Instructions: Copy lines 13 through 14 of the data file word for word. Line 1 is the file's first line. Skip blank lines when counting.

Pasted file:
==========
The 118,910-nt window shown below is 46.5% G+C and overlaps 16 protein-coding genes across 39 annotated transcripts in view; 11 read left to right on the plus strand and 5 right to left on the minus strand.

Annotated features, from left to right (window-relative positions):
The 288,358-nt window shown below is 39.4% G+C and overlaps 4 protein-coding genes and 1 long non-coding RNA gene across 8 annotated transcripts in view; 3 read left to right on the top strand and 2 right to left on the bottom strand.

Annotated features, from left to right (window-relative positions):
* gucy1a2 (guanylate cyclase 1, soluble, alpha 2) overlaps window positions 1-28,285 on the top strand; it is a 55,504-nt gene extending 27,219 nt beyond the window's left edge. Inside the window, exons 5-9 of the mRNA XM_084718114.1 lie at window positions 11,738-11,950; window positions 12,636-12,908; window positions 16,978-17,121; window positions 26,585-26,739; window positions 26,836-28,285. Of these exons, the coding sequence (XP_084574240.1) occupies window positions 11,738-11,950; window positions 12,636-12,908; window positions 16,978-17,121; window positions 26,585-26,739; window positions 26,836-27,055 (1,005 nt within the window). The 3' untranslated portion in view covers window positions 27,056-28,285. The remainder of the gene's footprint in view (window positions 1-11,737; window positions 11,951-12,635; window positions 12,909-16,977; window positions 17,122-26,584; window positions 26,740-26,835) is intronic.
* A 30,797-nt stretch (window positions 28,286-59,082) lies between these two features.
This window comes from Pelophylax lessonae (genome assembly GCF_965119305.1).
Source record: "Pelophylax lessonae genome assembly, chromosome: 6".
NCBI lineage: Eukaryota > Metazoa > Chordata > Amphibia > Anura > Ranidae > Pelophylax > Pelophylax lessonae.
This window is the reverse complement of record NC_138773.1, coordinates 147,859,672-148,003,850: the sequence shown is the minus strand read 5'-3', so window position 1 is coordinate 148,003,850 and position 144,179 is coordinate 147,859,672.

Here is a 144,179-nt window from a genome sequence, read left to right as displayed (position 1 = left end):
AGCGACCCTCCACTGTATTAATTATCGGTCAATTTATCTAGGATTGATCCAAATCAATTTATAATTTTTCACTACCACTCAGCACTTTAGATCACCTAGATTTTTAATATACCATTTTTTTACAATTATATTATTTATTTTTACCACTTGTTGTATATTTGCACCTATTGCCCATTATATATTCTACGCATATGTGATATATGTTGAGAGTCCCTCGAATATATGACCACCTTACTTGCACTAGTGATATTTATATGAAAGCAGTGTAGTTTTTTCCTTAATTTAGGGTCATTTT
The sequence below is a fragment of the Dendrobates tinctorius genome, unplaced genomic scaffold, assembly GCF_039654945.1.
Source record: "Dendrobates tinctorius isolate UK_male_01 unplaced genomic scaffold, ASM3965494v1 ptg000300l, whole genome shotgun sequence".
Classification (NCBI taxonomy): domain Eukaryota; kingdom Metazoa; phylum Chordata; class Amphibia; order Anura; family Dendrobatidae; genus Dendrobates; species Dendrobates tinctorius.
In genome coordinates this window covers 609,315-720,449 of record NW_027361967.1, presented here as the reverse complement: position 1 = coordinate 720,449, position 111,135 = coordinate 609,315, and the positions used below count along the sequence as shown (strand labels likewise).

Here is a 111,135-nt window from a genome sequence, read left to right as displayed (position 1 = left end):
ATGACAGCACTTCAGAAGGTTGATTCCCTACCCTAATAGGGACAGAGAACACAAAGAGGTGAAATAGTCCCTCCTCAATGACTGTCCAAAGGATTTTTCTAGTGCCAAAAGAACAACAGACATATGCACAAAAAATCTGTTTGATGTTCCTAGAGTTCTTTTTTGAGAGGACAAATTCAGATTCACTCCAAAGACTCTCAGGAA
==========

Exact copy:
The sequence below is a fragment of the Dendrobates tinctorius genome, unplaced genomic scaffold, assembly GCF_039654945.1.
Source record: "Dendrobates tinctorius isolate UK_male_01 unplaced genomic scaffold, ASM3965494v1 ptg000300l, whole genome shotgun sequence".